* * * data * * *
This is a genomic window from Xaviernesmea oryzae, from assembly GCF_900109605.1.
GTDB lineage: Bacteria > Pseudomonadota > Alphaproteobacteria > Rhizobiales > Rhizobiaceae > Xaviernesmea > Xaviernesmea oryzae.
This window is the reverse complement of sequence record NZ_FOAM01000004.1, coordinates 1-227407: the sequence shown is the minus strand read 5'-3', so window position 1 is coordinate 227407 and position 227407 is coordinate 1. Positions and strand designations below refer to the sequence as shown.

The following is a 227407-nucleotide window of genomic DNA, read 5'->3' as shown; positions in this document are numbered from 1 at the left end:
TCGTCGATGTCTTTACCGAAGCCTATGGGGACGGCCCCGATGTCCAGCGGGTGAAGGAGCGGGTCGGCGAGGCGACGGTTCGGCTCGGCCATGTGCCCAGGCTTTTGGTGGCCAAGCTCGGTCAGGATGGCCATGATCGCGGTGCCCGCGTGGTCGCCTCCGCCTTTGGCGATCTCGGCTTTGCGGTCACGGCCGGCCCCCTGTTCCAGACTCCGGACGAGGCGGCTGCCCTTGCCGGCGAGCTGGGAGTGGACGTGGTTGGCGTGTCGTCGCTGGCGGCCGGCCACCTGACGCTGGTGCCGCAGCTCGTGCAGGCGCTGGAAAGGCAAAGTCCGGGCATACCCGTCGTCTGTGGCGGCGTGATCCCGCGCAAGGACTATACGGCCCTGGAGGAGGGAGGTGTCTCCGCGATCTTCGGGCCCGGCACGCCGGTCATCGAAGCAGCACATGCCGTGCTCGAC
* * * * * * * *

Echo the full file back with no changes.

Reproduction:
This is a genomic window from Xaviernesmea oryzae, from assembly GCF_900109605.1.
GTDB lineage: Bacteria > Pseudomonadota > Alphaproteobacteria > Rhizobiales > Rhizobiaceae > Xaviernesmea > Xaviernesmea oryzae.
This window is the reverse complement of sequence record NZ_FOAM01000004.1, coordinates 1-227407: the sequence shown is the minus strand read 5'-3', so window position 1 is coordinate 227407 and position 227407 is coordinate 1. Positions and strand designations below refer to the sequence as shown.

The following is a 227407-nucleotide window of genomic DNA, read 5'->3' as shown; positions in this document are numbered from 1 at the left end:
TCGTCGATGTCTTTACCGAAGCCTATGGGGACGGCCCCGATGTCCAGCGGGTGAAGGAGCGGGTCGGCGAGGCGACGGTTCGGCTCGGCCATGTGCCCAGGCTTTTGGTGGCCAAGCTCGGTCAGGATGGCCATGATCGCGGTGCCCGCGTGGTCGCCTCCGCCTTTGGCGATCTCGGCTTTGCGGTCACGGCCGGCCCCCTGTTCCAGACTCCGGACGAGGCGGCTGCCCTTGCCGGCGAGCTGGGAGTGGACGTGGTTGGCGTGTCGTCGCTGGCGGCCGGCCACCTGACGCTGGTGCCGCAGCTCGTGCAGGCGCTGGAAAGGCAAAGTCCGGGCATACCCGTCGTCTGTGGCGGCGTGATCCCGCGCAAGGACTATACGGCCCTGGAGGAGGGAGGTGTCTCCGCGATCTTCGGGCCCGGCACGCCGGTCATCGAAGCAGCACATGCCGTGCTCGAC